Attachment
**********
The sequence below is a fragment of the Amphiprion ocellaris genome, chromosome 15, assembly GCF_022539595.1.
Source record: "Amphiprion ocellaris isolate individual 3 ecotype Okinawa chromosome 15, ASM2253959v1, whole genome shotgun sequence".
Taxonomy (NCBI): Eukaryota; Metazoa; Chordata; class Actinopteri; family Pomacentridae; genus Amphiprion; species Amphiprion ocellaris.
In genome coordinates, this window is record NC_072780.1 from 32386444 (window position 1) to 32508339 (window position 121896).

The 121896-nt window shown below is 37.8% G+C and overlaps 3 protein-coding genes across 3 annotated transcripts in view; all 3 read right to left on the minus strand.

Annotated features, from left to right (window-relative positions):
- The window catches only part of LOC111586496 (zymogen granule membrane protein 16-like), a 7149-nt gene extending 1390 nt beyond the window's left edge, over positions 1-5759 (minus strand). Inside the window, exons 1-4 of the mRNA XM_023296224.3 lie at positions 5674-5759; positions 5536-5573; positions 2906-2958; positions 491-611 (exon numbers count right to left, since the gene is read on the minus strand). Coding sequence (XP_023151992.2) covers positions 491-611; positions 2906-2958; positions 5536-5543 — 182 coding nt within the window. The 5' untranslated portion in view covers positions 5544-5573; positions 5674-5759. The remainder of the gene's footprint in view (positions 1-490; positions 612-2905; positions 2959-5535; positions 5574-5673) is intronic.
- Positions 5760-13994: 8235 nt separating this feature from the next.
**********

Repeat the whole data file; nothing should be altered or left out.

The sequence below is a fragment of the Amphiprion ocellaris genome, chromosome 15, assembly GCF_022539595.1.
Source record: "Amphiprion ocellaris isolate individual 3 ecotype Okinawa chromosome 15, ASM2253959v1, whole genome shotgun sequence".
Taxonomy (NCBI): Eukaryota; Metazoa; Chordata; class Actinopteri; family Pomacentridae; genus Amphiprion; species Amphiprion ocellaris.
In genome coordinates, this window is record NC_072780.1 from 32386444 (window position 1) to 32508339 (window position 121896).

The 121896-nt window shown below is 37.8% G+C and overlaps 3 protein-coding genes across 3 annotated transcripts in view; all 3 read right to left on the minus strand.

Annotated features, from left to right (window-relative positions):
- The window catches only part of LOC111586496 (zymogen granule membrane protein 16-like), a 7149-nt gene extending 1390 nt beyond the window's left edge, over positions 1-5759 (minus strand). Inside the window, exons 1-4 of the mRNA XM_023296224.3 lie at positions 5674-5759; positions 5536-5573; positions 2906-2958; positions 491-611 (exon numbers count right to left, since the gene is read on the minus strand). Coding sequence (XP_023151992.2) covers positions 491-611; positions 2906-2958; positions 5536-5543 — 182 coding nt within the window. The 5' untranslated portion in view covers positions 5544-5573; positions 5674-5759. The remainder of the gene's footprint in view (positions 1-490; positions 612-2905; positions 2959-5535; positions 5574-5673) is intronic.
- Positions 5760-13994: 8235 nt separating this feature from the next.